Hare Henry service number 6745 Sergeant 5th Battalion The Royal Dublin Fusiliers. Aged 40. Born and enlisted in Dublin lived in Belfast.
Hawken William Victor Lieutenant 2nd/7th Battalion The Sherwood Foresters. Aged 31. Came from Chichester Street, Westminster. He was shot while attempting to make his way along Haddington Road, he was hit by fire from 25 Northumberland Road. He enlisted in 1914 in the Inns of Court Officer Training Corps and received his commission into the 7th Sherwood Foresters early in 1916 and joined with the 2nd/7thBattalion at Waterford. He is buried in Westminster City Cemetery, Hanwell, London.
Holland Luke service number 4136 Private 2nd/8th Battalion The Sherwood Foresters. Aged 22. He was born c1895 at Hucknall Huthwaite, parents George & Margaret Holland. He was employed as an underground pit pony driver in 1911. His father George Holland was a Coal Miner, and a native of Belper, Derbyshire, his wife was originally from Cork, Ireland. In 1911 they lived on Club Yard Huthwaite Nottinghamshire.
Hoyle Charles service number 6081 Corporal 2nd/7th Battalion The Sherwood Foresters. Aged 33. Enlisted in Leeds Yorkshire, former service with West Yorkshire Regiment 2406. Son of Major and Ellen Hoyle of Huddersfield and husband of Sarah Hoyle, of 4, Athbro Street, Beeston Hill, Leeds.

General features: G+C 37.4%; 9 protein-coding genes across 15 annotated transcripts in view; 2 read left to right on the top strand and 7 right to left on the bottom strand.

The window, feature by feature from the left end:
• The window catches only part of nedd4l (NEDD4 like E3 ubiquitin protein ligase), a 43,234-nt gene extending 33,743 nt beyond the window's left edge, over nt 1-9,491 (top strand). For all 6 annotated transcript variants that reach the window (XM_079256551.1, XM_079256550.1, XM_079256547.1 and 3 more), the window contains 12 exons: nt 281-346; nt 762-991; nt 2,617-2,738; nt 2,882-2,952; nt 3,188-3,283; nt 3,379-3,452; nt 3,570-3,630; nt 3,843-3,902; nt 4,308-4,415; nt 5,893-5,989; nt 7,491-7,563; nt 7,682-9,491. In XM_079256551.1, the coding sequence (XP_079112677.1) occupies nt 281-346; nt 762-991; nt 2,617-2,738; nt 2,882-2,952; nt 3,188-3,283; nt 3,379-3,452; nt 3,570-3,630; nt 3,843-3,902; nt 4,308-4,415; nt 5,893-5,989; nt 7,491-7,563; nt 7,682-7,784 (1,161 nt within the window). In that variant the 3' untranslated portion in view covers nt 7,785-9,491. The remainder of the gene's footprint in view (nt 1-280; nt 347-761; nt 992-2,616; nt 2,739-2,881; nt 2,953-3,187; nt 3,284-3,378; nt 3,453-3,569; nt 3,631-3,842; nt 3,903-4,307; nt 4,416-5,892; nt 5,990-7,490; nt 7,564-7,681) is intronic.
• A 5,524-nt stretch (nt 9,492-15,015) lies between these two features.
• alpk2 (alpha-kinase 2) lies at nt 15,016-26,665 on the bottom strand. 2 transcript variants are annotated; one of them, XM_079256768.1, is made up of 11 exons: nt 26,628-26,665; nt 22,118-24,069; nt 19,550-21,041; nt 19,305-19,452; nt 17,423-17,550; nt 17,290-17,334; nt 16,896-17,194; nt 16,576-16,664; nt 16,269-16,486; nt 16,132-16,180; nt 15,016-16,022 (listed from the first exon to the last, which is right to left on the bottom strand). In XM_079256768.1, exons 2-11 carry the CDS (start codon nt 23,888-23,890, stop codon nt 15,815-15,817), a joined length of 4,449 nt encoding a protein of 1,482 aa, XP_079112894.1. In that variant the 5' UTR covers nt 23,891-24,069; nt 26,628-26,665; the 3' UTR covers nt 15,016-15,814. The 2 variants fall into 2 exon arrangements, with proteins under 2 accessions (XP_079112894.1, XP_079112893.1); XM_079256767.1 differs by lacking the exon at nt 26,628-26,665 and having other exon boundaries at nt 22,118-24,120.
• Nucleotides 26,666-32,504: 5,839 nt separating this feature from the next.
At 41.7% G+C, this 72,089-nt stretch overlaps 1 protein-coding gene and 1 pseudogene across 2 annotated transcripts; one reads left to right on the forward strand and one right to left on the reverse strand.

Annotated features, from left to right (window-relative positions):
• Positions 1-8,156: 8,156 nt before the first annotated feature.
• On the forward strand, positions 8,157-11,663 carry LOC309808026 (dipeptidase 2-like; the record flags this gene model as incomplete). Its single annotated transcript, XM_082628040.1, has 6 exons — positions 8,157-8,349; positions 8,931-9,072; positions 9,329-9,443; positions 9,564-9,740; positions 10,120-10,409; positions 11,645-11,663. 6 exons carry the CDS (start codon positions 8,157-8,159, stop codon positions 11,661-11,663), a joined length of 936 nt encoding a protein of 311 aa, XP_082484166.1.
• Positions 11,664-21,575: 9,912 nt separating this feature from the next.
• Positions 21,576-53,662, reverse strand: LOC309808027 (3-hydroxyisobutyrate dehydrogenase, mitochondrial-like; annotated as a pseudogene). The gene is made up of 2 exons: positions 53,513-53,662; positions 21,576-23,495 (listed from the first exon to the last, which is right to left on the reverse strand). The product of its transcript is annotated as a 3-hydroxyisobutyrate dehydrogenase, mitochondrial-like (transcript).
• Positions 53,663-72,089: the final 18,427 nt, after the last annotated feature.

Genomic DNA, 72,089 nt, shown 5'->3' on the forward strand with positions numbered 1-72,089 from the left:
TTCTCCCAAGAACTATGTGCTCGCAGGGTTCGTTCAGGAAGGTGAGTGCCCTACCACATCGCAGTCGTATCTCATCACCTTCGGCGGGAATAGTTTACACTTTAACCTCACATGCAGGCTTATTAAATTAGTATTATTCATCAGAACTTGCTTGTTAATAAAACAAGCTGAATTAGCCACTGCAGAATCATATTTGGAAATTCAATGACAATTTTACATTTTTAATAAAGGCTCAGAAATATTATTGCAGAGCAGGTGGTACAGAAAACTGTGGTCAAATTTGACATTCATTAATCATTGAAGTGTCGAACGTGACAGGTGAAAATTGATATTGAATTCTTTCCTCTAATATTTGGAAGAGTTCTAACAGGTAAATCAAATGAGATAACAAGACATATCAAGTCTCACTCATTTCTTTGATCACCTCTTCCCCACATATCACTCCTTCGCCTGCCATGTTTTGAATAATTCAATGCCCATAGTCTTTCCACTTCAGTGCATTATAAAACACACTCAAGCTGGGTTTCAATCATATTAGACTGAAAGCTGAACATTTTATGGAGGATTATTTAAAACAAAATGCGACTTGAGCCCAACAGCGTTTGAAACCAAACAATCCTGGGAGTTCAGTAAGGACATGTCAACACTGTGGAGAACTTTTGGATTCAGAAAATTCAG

Hunter Godfrey Jackson Second Lieutenant 5th (Royal Irish) Lancers. Aged 26. Formerly buried in Dublin Castle Grounds, County Dublin now buried in Grangegorman Military Cemetery Dublin. Born in Wandsworth London in 1889. He joined the Lincoln’s Inn Officer Training Corps in 1914.
Five cart loads of rifles and a large amount of ammunition brought from England needed to be transported from the North Wall railway terminus to the Magazine Fort in Phoenix Park. Fifty mounted lancers, under the command of Godfrey Jackson Hunter, were instructed to provide an escort. As the lancers approached the Four Courts a number of Irish Volunteers opened fire. Lieutenant Hunter ordered his men to fall back and they desperately tried to move out of the line of fire. The lancers managed to take cover at the nearby Collier’s Dispensary and Medical Mission buildings. They moved the ammunition inside and turned the wagons over to form a barricade. The two groups then proceeded to fire at one another, the volunteers attacking and being repulsed on several occasions over the following days. On Wednesday 26th April, during an exchange of gun fire, Hunter was shot dead. The remaining lancers were eventually relieved the following day by soldiers using makeshift armoured vehicles created from boilers from the nearby Guinness Brewery.